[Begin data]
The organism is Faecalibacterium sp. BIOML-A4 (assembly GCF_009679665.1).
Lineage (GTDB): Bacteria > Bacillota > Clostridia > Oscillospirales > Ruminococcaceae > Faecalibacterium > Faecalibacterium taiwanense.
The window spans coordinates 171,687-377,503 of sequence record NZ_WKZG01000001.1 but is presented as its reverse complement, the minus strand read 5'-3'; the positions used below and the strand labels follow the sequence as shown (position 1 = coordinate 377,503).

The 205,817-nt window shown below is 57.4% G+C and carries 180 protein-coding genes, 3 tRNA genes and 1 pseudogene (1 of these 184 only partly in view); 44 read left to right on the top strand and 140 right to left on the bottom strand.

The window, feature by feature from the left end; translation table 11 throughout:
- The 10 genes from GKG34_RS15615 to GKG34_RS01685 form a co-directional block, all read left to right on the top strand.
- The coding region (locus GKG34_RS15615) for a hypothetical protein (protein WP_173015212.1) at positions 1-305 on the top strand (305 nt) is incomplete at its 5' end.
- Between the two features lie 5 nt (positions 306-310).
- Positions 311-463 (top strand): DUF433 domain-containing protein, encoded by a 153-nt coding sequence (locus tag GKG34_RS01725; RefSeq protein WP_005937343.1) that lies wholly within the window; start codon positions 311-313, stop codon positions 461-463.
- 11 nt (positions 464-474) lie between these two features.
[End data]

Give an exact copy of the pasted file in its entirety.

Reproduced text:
The organism is Faecalibacterium sp. BIOML-A4 (assembly GCF_009679665.1).
Lineage (GTDB): Bacteria > Bacillota > Clostridia > Oscillospirales > Ruminococcaceae > Faecalibacterium > Faecalibacterium taiwanense.
The window spans coordinates 171,687-377,503 of sequence record NZ_WKZG01000001.1 but is presented as its reverse complement, the minus strand read 5'-3'; the positions used below and the strand labels follow the sequence as shown (position 1 = coordinate 377,503).

The 205,817-nt window shown below is 57.4% G+C and carries 180 protein-coding genes, 3 tRNA genes and 1 pseudogene (1 of these 184 only partly in view); 44 read left to right on the top strand and 140 right to left on the bottom strand.

The window, feature by feature from the left end; translation table 11 throughout:
- The 10 genes from GKG34_RS15615 to GKG34_RS01685 form a co-directional block, all read left to right on the top strand.
- The coding region (locus GKG34_RS15615) for a hypothetical protein (protein WP_173015212.1) at positions 1-305 on the top strand (305 nt) is incomplete at its 5' end.
- Between the two features lie 5 nt (positions 306-310).
- Positions 311-463 (top strand): DUF433 domain-containing protein, encoded by a 153-nt coding sequence (locus tag GKG34_RS01725; RefSeq protein WP_005937343.1) that lies wholly within the window; start codon positions 311-313, stop codon positions 461-463.
- 11 nt (positions 464-474) lie between these two features.